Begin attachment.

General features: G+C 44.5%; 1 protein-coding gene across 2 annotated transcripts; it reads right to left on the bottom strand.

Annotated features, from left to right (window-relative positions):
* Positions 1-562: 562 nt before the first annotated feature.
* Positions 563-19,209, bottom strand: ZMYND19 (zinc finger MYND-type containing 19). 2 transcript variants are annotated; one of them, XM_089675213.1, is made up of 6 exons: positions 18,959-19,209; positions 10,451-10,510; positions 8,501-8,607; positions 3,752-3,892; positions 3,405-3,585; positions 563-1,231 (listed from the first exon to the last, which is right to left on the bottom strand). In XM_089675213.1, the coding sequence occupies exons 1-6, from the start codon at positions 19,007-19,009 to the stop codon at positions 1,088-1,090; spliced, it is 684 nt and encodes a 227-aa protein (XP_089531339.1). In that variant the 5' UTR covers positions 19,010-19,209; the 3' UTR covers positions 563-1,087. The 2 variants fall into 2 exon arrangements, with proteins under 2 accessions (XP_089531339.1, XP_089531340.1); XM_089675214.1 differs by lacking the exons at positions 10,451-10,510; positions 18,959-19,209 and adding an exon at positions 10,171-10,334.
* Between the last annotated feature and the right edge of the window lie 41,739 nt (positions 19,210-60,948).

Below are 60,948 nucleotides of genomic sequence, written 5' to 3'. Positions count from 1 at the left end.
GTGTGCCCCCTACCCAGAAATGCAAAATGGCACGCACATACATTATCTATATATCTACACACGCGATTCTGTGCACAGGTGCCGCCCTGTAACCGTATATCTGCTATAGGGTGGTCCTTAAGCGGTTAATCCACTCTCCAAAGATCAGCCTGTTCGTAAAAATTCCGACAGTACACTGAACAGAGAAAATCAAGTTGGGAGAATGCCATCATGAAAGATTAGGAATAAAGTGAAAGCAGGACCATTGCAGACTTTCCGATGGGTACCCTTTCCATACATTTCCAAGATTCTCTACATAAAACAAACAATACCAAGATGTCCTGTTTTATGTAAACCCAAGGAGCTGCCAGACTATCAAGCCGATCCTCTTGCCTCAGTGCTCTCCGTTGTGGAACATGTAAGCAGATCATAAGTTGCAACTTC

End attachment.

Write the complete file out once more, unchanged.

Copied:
General features: G+C 44.5%; 1 protein-coding gene across 2 annotated transcripts; it reads right to left on the bottom strand.

Annotated features, from left to right (window-relative positions):
* Positions 1-562: 562 nt before the first annotated feature.
* Positions 563-19,209, bottom strand: ZMYND19 (zinc finger MYND-type containing 19). 2 transcript variants are annotated; one of them, XM_089675213.1, is made up of 6 exons: positions 18,959-19,209; positions 10,451-10,510; positions 8,501-8,607; positions 3,752-3,892; positions 3,405-3,585; positions 563-1,231 (listed from the first exon to the last, which is right to left on the bottom strand). In XM_089675213.1, the coding sequence occupies exons 1-6, from the start codon at positions 19,007-19,009 to the stop codon at positions 1,088-1,090; spliced, it is 684 nt and encodes a 227-aa protein (XP_089531339.1). In that variant the 5' UTR covers positions 19,010-19,209; the 3' UTR covers positions 563-1,087. The 2 variants fall into 2 exon arrangements, with proteins under 2 accessions (XP_089531339.1, XP_089531340.1); XM_089675214.1 differs by lacking the exons at positions 10,451-10,510; positions 18,959-19,209 and adding an exon at positions 10,171-10,334.
* Between the last annotated feature and the right edge of the window lie 41,739 nt (positions 19,210-60,948).

Below are 60,948 nucleotides of genomic sequence, written 5' to 3'. Positions count from 1 at the left end.
GTGTGCCCCCTACCCAGAAATGCAAAATGGCACGCACATACATTATCTATATATCTACACACGCGATTCTGTGCACAGGTGCCGCCCTGTAACCGTATATCTGCTATAGGGTGGTCCTTAAGCGGTTAATCCACTCTCCAAAGATCAGCCTGTTCGTAAAAATTCCGACAGTACACTGAACAGAGAAAATCAAGTTGGGAGAATGCCATCATGAAAGATTAGGAATAAAGTGAAAGCAGGACCATTGCAGACTTTCCGATGGGTACCCTTTCCATACATTTCCAAGATTCTCTACATAAAACAAACAATACCAAGATGTCCTGTTTTATGTAAACCCAAGGAGCTGCCAGACTATCAAGCCGATCCTCTTGCCTCAGTGCTCTCCGTTGTGGAACATGTAAGCAGATCATAAGTTGCAACTTC